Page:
- Ukraine's President Volodymyr Zelenskyy warned at the weekend that if peace talks with Russian leader Vladimir Putin fail, it would mean the start of a third global war.
- Investors are also evaluating a rise in Covid-19 cases in Europe stemming from an emerging subvariant of the omicron strain of the virus.
LONDON — European stocks closed slightly higher on Monday as the Russia-Ukraine war continued to weigh on global market sentiment.
The pan-European Stoxx 600 provisionally closed up 0.1%, with sectors and major bourses pointing in opposite directions. Mining shares surged 4.3% to lead gains, while travel and leisure stocks fell 1.8% after a Boeing 737 passenger jet crashed in China.
Global markets continue to be roiled by events in Ukraine as the war continues. Ukraine's President Volodymyr Zelenskyy warned at the weekend that if peace talks with Russian leader Vladimir Putin fail, it would mean the start of a third global war.
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"If these attempts fail, that would mean that this is a third world war," Zelenskyy said in an interview with CNN's Fareed Zakaria that aired Sunday morning.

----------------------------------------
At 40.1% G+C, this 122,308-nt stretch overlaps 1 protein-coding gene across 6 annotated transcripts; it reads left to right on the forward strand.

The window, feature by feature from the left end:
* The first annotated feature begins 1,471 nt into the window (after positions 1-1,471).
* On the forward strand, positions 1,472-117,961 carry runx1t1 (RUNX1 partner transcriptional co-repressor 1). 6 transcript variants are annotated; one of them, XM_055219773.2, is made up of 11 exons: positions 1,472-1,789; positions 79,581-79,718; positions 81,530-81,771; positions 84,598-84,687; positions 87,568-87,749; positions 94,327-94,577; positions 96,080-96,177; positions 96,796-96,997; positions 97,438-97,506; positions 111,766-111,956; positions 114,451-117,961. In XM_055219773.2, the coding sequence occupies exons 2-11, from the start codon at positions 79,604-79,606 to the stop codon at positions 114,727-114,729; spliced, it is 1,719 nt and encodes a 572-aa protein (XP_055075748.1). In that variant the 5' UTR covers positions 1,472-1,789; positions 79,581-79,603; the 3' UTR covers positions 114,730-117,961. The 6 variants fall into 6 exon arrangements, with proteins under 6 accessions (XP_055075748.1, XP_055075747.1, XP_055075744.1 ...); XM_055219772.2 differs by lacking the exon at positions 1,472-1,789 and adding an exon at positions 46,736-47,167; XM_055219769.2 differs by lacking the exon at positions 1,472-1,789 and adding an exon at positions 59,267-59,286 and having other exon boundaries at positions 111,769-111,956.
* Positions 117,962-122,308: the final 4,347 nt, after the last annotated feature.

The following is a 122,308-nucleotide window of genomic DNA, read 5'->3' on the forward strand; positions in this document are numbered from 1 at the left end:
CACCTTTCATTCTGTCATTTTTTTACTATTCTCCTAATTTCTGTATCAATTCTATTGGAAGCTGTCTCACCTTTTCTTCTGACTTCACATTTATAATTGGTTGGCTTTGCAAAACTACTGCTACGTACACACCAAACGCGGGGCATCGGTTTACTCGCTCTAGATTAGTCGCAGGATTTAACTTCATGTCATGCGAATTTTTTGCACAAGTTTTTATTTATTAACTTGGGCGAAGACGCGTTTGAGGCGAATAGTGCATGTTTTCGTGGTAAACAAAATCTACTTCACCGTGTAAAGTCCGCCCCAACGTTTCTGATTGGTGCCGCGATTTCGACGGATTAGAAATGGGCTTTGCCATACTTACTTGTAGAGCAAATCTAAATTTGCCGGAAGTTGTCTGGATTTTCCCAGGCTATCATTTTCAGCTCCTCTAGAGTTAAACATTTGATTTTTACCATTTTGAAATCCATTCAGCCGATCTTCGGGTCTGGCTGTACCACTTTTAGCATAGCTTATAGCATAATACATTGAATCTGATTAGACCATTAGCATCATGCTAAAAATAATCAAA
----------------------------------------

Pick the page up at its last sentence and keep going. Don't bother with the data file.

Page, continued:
Ukrainian and Russian officials have met intermittently for peace talks, which have failed to progress to key concessions.
Ukraine on Monday rejected an ultimatum to surrender its besieged port city of Mariupol to Russian forces.
Investors are also evaluating a rise in Covid-19 cases in Europe stemming from an emerging subvariant of the omicron strain of the virus.
On Wall Street, U.S. stocks opened in negative territory after the S&P 500′s best week since 2020, while shares in Asia-Pacific were mixed by Monday's close, as investors reacted to the release of China's latest benchmark lending rate.
Oil prices also surged once again on Monday, with international benchmark Brent crude futures up 6.8% to $115.28 per barrel by late afternoon in Europe. U.S. crude futures climbed 5.8% to $110.74 per barrel.
In terms of individual share price movement in Europe, Finland's Nokian Tyres plunged more than 13% as its exposure to Russia continued to weigh, while German arms manufacturer Rheinmetall jumped over 9%.
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— CNBC's Ryan Browne, Maggie Fitzgerald and Eustance Huang contributed to this report.